Over the last decade, some 20 titles have sprung up from Singapore, riding the wave of its cultural renaissance and defying the fact the city-state was once known for its tight media censorship (Singapore still ranks 154 out of 180 in the 2016 World Press Freedom Index). Over the decade or so though, the Singaporean government has pumped in millions of bucks to grow its creative sector and nurture creativity among its citizens—and an independent magazine scene has flourished from this intersection.
I was invited to speak on the topic of local publishing at Allscript x Comman Man Coffee Roaster’s “50 Titles” event last weekend. Yanda of Do Not Design selected for this event 50 examples of contemporary local books and magazines. Below is my response, a presentation on some of the titles and what we can learn about designers expanding their role in Singapore’s publishing scene.
I recently moved back to Singapore from New York. One of the things my girlfriend noticed was how difficult it was to pack my collection of architecture and design books into shipping boxes. Anyone who buys them knows how this genre of books come in all shapes and sizes, and seldom fit neatly into a box. In a sense, design books tend to emphasise a quality of difference, and I hope to explore this element in my presentation on contemporary architecture and design publishing from Singapore.
A few years ago, I fully immersed into the subject of Singapore design when I was commissioned to retrace the history of graphic design in this country. This resulted in my book, Independence: The history of graphic design in Singapore since the 1960s, which chronicles the evolution of the profession over the last five decades.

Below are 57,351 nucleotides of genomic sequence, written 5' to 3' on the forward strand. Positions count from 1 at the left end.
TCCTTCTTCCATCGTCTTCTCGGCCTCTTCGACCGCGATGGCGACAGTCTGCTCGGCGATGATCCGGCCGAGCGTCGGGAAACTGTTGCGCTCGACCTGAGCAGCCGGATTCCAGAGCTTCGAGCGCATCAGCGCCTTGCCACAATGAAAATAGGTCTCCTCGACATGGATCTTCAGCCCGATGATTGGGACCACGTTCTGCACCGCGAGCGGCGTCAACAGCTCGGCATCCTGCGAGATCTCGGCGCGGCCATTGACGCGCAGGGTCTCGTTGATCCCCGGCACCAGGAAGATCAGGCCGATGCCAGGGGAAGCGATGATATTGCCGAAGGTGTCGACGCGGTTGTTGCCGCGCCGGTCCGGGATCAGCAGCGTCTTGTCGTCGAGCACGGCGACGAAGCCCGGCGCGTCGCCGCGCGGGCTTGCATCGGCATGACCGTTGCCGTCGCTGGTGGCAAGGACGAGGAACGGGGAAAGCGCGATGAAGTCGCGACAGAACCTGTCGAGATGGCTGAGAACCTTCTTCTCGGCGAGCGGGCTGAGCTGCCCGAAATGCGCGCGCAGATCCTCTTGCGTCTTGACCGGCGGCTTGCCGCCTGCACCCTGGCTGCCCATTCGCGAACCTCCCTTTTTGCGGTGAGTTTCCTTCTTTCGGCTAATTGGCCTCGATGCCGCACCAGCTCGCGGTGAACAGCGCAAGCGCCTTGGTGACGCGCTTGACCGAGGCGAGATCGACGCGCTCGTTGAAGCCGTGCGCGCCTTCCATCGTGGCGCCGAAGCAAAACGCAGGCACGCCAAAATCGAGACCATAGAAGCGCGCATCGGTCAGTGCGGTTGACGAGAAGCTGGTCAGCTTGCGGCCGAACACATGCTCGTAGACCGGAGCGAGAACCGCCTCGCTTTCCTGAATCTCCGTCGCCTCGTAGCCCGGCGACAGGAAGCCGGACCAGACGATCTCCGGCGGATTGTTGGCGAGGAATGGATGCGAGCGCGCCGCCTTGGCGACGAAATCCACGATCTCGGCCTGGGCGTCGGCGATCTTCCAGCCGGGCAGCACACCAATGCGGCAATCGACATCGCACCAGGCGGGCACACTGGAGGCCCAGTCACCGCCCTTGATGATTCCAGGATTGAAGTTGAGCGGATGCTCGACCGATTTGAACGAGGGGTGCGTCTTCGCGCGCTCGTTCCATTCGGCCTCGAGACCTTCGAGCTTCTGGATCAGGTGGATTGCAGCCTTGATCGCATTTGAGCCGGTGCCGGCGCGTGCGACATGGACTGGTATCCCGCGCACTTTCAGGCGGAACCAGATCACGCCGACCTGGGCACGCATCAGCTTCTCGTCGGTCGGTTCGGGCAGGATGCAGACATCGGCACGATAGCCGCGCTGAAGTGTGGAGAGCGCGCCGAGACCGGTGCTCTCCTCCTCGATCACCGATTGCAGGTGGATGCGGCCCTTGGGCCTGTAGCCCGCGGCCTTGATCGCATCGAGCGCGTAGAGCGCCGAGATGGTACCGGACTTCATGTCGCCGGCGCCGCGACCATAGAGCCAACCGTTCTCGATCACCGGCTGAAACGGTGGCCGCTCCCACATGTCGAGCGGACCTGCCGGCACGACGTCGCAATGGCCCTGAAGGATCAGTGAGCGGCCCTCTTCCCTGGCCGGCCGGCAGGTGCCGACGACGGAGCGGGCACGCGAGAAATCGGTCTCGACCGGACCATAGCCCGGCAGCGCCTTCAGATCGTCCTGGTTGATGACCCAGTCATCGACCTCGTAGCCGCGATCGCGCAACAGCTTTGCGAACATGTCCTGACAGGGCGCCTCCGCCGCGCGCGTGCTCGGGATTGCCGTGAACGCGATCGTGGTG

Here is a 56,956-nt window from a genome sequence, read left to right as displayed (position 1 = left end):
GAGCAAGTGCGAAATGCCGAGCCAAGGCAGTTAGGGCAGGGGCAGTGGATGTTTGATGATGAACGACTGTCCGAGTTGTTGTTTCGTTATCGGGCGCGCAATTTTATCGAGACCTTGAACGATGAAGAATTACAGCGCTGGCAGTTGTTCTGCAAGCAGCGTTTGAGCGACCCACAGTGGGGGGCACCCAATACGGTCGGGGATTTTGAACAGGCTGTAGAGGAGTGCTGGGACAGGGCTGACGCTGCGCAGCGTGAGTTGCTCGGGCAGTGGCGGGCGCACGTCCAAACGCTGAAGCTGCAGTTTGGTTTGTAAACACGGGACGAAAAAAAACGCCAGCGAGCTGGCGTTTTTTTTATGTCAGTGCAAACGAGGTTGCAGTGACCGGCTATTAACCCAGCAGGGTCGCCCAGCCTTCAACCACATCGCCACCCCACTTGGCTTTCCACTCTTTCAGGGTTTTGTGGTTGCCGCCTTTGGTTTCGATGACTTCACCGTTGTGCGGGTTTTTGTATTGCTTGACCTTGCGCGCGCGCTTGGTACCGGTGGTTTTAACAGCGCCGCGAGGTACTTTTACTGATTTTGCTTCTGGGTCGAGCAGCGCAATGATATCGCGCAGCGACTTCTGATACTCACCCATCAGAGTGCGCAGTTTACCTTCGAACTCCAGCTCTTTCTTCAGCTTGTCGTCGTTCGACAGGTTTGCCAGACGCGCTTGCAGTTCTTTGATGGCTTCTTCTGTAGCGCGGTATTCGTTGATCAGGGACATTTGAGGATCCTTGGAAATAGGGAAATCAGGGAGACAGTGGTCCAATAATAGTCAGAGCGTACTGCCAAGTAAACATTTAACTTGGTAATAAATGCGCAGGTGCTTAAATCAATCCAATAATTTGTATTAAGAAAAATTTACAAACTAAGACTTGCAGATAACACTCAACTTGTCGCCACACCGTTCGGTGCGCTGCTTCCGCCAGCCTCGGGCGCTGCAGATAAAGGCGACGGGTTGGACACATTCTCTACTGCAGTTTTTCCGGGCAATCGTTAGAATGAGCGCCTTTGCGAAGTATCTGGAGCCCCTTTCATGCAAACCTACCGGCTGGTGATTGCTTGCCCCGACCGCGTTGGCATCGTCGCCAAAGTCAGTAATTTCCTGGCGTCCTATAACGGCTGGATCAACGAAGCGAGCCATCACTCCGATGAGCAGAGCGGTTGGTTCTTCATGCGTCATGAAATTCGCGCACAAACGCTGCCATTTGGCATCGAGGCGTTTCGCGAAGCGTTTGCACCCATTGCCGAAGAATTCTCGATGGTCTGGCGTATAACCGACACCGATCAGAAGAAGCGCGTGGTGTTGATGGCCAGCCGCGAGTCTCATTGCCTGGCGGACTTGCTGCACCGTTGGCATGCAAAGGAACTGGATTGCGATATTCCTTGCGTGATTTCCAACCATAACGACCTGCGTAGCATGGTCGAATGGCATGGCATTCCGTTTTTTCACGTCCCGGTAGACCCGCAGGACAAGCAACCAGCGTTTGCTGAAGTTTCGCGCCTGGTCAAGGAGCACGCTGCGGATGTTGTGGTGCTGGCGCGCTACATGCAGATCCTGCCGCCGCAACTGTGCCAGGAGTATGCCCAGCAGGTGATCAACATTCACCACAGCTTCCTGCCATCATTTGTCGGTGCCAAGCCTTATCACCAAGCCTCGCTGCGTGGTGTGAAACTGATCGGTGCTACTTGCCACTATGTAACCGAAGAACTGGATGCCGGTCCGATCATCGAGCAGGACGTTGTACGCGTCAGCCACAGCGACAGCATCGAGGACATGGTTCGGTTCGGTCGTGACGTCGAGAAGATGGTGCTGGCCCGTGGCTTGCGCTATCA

As a journalism graduate, one thread that attracted me while researching for this book was the rise of independent publishing in Singapore. From the mid to late 2000s, designers were putting out a trickle of local books and magazines, including Underscore, Brckt, The Design Society Journal, and kult. The periodical Singapore Architect had also just undergone a revamp under Kelley Cheng of The Press Room. Incidentally, this issue (#287) is her last as there is a new team coming on.
Designers who traditionally came at the end to give form to a publication are now creating the content, either by themselves or commissioning writers. It isn’t entire new nor unique to Singapore, but there is certainly a new generation of local designers who are putting together niche books and magazines all by themselves instead of trying to convince big name publishers to do them. With designers expanding their roles, what differences have they brought to publishing in Singapore?
Meet the mom, dad, and two kids who run Singapore’s popular famzine
Family time is taxing and tiring, but it’s also a highly creative affair for the Lims. On most weekends, the Singaporean foursome—creative director Pann, homemaker Claire, 11-year-old son Renn, and eight-year-old daughter Aira—can be found at home, creating together as family art collective Holycrap. Renn and Aira’s playful drawings and paintings, and the family’s heartfelt biannual zine, Rubbish, have warmed many hearts and even won them Singapore’s top creative award. We recently got in touch to talk about their love for making art and design together as a family.